Augustinian themes in Lumen Gentium, 8
Robertson, Charles Douglas
Pope Benedict XVI, since his election to the papacy, has urged Catholic clergy and theologians to interpret the documents of the second Vatican Council using a "hermeneutic of continuity." This thesis seeks to answer whether such a hermeneutic is possible by focusing on one aspect of the Dogmatic Constitution on the Church, Lumen Gentium. The methodology here employed is a critical analysis of one of the major patristic sources of Lumen Gentium’s teaching, St. Augustine of Hippo. In claiming St. Augustine’s support for its doctrine, Lumen Gentium also offers an interpretation of his thought. For Lumen Gentium’s teaching to be plausible, we must be able to conclude that Augustine’s teaching is essentially identical to it. In that connection, Lumen Gentium’s claim that the Church is both a spiritual and visible reality forces us to consider a controverted topic in Augustinian studies: can Augustine’s “city of God” be identified with the hierarchical Church? In order to resolve that question, we will examine both the historical and eschatological aspects of the Church in Augustine’s thought, with some reference (treated in an appendix) to the compatibility between his theory of predestination and his ecclesiology. Further, what the Council meant when it said that the Church of Christ “subsists in” the Catholic Church, and whether this change in terminology, along with its implications in the field of ecumenism, can be reconciled with St. Augustine’s ecclesiology must be determined with a view to establishing the continuity between pre and post conciliar Catholic ecclesiology. St. Augustine developed his understanding of the nature of the Church in the early years of his ecclesiastical career through his polemical battles with the Donatist schismatics, and so the history of that schism is related in an appendix.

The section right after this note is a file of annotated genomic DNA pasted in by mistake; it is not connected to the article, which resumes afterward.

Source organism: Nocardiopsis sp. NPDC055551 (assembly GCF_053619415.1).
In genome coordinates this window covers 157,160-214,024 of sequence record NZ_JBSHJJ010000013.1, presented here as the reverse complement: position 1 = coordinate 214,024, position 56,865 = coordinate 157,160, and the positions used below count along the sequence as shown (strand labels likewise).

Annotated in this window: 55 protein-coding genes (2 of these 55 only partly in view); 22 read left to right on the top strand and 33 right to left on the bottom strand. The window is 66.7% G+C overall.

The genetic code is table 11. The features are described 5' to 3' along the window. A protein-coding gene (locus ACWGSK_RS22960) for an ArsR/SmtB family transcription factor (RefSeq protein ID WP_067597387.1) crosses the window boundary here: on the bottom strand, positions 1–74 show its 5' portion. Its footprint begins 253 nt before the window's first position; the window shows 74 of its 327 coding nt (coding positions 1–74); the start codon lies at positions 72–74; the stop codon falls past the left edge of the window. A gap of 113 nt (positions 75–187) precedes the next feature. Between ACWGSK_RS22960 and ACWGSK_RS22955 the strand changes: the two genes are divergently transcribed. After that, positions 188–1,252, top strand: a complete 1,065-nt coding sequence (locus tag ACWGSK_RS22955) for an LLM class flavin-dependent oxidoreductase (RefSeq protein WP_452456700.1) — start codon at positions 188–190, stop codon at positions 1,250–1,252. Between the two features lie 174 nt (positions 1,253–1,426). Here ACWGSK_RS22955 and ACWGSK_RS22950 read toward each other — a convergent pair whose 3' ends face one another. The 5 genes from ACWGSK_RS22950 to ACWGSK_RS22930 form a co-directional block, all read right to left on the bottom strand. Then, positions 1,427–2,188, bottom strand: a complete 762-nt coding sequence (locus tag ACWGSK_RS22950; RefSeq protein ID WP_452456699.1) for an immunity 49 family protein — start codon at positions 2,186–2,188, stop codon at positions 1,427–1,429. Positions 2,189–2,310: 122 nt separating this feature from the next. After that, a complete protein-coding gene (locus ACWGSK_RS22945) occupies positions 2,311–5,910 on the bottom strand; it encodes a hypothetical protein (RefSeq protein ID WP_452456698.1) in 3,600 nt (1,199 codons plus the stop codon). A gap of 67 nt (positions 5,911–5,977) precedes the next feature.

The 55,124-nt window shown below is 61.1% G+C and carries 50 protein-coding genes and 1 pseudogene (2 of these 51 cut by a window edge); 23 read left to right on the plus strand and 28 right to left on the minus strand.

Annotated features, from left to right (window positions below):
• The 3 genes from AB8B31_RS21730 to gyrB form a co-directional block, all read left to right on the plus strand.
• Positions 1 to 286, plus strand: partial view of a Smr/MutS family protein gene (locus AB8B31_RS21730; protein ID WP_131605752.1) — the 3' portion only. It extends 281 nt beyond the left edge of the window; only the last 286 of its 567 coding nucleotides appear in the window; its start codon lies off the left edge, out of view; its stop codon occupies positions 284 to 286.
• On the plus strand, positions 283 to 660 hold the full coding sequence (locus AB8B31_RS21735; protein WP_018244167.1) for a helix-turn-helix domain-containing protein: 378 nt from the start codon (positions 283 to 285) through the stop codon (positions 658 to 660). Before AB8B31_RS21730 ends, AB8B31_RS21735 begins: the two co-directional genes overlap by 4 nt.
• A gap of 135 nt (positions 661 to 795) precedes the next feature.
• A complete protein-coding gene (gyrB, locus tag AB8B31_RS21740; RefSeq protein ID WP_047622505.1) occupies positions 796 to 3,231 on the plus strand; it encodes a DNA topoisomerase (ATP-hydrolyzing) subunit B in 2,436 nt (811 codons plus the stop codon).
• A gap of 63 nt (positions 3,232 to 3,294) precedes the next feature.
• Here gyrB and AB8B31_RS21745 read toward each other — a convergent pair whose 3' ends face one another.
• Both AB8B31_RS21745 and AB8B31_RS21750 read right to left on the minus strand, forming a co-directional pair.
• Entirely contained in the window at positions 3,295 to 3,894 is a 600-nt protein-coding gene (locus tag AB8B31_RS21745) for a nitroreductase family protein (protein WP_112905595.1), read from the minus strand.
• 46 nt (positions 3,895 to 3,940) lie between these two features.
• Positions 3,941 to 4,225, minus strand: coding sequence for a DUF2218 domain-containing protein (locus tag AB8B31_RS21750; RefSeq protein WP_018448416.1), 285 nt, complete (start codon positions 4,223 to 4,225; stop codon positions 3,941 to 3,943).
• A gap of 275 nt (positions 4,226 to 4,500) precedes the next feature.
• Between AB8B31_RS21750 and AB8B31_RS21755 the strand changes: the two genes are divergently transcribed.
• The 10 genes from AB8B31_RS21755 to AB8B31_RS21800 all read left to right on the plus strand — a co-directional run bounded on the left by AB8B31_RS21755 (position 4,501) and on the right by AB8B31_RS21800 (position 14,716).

DegreeMaster of Arts (M.A.)
CommitteeLiptay, John; Deutscher, Thomas B.; Still, Carl
Augustine of Hippo
hermeneutic of continuity